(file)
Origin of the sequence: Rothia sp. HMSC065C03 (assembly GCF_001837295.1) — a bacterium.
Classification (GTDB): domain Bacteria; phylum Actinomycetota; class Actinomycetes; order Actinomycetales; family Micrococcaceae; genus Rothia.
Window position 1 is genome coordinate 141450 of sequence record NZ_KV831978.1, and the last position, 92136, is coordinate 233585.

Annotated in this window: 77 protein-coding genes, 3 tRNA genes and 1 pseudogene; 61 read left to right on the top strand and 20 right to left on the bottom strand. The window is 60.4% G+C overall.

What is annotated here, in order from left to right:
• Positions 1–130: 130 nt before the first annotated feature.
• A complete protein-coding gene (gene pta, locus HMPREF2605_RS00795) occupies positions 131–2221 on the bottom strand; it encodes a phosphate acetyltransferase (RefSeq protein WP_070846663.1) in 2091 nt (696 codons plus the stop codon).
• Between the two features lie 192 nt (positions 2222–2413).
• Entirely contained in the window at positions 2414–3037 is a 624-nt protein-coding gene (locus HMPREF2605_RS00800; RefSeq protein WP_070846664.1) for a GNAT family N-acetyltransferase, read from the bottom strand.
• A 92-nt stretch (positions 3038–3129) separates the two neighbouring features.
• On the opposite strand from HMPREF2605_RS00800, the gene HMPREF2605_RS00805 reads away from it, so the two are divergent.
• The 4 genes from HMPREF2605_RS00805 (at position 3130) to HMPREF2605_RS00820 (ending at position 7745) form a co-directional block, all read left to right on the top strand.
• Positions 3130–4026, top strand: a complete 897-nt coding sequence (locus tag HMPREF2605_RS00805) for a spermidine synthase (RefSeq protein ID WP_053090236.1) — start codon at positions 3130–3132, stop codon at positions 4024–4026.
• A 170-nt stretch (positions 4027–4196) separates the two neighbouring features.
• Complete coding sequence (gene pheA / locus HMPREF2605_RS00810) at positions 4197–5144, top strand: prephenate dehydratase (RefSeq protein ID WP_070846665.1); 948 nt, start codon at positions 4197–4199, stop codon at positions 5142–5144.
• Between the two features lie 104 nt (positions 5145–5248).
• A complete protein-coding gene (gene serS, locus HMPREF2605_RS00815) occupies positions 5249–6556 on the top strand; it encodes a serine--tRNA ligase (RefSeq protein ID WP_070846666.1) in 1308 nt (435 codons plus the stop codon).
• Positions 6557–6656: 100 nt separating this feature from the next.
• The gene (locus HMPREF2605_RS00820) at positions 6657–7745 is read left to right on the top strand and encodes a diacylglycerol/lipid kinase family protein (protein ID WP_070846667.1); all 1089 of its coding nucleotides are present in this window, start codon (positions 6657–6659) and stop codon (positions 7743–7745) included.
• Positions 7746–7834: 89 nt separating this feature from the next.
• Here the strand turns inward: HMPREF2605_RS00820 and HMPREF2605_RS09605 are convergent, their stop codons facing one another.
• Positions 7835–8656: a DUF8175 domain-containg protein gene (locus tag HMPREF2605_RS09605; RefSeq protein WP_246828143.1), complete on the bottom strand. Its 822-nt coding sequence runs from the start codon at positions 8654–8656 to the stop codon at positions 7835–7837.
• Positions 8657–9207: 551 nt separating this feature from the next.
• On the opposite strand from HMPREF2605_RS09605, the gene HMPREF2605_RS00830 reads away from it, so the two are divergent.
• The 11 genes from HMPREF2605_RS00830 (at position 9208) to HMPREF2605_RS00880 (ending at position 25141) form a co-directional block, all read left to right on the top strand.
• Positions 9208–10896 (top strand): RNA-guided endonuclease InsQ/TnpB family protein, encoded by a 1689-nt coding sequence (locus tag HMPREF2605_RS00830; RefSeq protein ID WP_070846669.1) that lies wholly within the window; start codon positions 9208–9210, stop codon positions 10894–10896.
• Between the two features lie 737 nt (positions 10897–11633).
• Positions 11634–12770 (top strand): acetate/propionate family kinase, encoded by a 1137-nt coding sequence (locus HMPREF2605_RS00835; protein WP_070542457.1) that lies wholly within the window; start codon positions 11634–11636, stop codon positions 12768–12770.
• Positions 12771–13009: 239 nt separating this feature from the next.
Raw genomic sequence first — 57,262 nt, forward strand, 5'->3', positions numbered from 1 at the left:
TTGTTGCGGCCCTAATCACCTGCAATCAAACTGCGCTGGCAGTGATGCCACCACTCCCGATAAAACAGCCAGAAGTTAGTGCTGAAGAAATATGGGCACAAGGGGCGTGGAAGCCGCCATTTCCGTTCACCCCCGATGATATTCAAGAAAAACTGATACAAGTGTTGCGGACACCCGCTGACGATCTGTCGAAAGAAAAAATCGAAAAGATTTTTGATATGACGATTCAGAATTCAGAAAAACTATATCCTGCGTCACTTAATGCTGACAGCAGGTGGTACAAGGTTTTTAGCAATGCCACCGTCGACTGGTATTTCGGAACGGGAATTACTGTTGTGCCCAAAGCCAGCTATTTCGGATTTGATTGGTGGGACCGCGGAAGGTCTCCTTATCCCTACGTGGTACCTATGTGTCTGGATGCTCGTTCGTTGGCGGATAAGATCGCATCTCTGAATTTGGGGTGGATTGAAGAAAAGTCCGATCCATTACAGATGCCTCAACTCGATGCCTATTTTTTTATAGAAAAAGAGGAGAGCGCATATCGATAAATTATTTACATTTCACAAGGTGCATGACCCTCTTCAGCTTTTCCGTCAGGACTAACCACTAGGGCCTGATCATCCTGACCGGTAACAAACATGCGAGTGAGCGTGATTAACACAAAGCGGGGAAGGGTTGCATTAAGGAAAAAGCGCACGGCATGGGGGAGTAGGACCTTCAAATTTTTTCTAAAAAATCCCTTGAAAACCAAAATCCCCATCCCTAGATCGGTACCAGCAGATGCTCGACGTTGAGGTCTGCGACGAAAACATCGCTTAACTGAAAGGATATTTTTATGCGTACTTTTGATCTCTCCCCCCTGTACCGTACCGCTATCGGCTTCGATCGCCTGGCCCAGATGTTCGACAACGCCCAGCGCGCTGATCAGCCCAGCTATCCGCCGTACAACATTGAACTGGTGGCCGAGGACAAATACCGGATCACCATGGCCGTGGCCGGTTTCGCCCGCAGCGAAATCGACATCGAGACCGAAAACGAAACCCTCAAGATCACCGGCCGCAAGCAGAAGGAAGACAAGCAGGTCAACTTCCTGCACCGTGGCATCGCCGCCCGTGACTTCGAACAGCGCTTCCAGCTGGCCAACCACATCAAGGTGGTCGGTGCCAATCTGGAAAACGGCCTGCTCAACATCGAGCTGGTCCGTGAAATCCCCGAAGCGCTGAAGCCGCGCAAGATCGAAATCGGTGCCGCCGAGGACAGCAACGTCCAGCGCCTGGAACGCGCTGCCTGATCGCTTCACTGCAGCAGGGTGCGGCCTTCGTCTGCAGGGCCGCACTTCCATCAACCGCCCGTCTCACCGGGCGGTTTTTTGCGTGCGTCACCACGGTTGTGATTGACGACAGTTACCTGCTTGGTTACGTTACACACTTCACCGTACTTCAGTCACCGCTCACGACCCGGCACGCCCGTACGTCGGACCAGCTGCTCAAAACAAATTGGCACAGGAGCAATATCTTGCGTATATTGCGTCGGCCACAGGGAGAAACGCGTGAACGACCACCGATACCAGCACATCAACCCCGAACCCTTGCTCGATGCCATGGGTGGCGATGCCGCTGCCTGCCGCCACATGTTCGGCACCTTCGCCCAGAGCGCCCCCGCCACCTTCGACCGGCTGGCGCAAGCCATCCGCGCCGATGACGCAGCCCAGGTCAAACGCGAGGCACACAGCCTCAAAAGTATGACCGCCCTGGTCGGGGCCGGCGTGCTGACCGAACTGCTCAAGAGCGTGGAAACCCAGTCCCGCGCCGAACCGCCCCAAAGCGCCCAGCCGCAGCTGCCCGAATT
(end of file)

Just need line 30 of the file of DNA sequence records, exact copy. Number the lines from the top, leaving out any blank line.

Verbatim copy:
Raw genomic sequence first — 57,262 nt, forward strand, 5'->3', positions numbered from 1 at the left: